Ex-UBS traders charged over Libor
Two former UBS traders have been charged by United States prosecutors in connection with efforts to manipulate Libor interest rates.
Former traders Tom Hayes and Roger Darin have been charged with conspiracy to manipulate the interbank lending rate. Mr Hayes has also been charged with wire fraud and an antitrust violation. The US criminal charges are the first to be brought in the worldwide scandal.
The charges against Hayes, a former trader who has worked in London and Tokyo, and Darin, from Switzerland, were revealed in a district court in New York today, according to the US Department for Justice.
US attorney general Eric Holder said: "By causing UBS and other financial institutions to spread false and misleading information about Libor, the alleged conspirators we've charged - along with others at UBS - manipulated the benchmark interest rate upon which many transactions and consumer financial products are based. They defrauded the company's counterparties of millions of dollars. And they did so primarily to reap increased profits, and secure bigger bonuses, for themselves."
Libor is the umbrella term for benchmark rates that underpin the terms of 500 trillion US dollars of contracts from mortgages to the cost of corporate lending.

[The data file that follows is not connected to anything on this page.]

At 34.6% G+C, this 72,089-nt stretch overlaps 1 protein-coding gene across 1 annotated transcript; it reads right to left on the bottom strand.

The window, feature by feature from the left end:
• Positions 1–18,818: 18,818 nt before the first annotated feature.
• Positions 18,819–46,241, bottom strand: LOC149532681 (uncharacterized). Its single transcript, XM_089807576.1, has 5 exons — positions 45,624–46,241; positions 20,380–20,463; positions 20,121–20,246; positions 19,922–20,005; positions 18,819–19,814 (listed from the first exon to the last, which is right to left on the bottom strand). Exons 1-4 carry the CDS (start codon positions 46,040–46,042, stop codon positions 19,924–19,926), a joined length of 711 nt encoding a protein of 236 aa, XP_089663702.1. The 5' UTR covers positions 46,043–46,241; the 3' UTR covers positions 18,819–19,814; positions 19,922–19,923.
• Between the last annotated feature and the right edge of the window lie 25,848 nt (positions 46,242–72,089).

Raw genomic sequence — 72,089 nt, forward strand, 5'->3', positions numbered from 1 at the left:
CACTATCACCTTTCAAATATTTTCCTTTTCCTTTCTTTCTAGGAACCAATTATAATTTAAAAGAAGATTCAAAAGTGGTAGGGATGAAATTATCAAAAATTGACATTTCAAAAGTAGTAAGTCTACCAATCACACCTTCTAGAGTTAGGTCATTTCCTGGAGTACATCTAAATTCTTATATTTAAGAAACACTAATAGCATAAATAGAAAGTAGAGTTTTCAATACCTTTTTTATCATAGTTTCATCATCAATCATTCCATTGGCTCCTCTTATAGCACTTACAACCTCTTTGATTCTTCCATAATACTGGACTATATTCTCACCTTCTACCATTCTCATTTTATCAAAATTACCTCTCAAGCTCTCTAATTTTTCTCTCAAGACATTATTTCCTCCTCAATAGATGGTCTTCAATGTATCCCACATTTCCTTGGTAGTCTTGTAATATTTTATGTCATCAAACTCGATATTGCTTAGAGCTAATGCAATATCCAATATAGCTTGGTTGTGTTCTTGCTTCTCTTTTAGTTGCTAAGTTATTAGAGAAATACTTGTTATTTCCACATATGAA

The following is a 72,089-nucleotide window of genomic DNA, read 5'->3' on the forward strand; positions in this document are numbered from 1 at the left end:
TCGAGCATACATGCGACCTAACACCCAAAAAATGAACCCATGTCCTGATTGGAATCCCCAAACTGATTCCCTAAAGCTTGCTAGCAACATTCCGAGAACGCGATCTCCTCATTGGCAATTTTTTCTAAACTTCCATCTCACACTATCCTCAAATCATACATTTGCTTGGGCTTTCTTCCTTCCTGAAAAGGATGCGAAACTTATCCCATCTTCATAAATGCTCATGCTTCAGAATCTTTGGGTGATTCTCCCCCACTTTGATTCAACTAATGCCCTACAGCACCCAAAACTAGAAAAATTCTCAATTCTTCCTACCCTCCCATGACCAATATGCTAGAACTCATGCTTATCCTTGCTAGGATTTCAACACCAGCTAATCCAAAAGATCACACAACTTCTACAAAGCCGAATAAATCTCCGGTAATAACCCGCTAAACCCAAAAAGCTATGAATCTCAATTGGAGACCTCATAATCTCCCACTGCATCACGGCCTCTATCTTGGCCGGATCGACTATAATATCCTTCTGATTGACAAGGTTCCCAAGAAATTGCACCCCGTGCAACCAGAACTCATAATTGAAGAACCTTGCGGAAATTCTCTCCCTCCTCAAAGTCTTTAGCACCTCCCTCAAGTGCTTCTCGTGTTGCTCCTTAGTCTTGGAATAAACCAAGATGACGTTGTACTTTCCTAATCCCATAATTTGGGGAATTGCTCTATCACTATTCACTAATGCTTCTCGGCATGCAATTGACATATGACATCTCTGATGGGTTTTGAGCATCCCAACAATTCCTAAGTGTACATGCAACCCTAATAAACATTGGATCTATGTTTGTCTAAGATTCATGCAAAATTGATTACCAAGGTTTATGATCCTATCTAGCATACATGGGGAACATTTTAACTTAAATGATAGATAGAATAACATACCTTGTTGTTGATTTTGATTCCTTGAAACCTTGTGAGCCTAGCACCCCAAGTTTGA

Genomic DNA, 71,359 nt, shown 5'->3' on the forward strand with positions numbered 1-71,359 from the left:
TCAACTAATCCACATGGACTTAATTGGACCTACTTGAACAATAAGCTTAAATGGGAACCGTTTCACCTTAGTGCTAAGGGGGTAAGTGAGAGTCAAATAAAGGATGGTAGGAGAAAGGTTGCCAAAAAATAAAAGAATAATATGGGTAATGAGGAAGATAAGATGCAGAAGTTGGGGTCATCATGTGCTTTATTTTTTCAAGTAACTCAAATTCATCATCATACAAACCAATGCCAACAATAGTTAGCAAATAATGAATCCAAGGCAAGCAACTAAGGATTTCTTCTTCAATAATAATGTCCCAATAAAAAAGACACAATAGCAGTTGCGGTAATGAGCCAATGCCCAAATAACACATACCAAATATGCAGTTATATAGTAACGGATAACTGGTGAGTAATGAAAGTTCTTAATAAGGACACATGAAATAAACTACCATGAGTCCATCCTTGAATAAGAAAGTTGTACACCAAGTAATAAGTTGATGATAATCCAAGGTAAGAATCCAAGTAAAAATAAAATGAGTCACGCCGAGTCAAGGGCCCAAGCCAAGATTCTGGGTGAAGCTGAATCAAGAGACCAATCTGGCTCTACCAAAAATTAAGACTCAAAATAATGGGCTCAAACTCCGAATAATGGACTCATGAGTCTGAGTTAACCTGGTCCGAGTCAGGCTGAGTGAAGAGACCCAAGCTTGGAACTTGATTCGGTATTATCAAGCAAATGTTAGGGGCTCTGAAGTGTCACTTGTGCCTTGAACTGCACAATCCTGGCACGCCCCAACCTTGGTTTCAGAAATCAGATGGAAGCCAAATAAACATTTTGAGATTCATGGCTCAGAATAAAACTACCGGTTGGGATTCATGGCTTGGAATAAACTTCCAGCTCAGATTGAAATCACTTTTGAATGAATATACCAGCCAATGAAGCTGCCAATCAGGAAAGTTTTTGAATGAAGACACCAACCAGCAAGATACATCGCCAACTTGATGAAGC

UBS agreed a record £160 million penalty from the UK's Financial Services Authority (FSA) earlier after admitting to fraud and corrupt payments to brokers.
As well as the FSA fine, UBS said it had also agreed to pay 1.2 billion US dollars (£737 million) in combined fines to the US Department of Justice and the Commodities Futures Trading Commission, and 59 million Swiss francs (£40 million) to UBS's main Swiss supervisor, the Swiss Financial Market Supervisory Authority.
The bank also admitted committing wire fraud through its office in Japan relating to rate manipulation.
UBS said the fines were likely to see it report a loss of around 2 billion to 2.5 billion Swiss francs (£1.3 billion to £1.7 billion) for the fourth quarter. The Zurich-based bank, which has around 6,500 staff in London, has endured a turbulent year after the jailing of rogue trader Kweku Adoboli.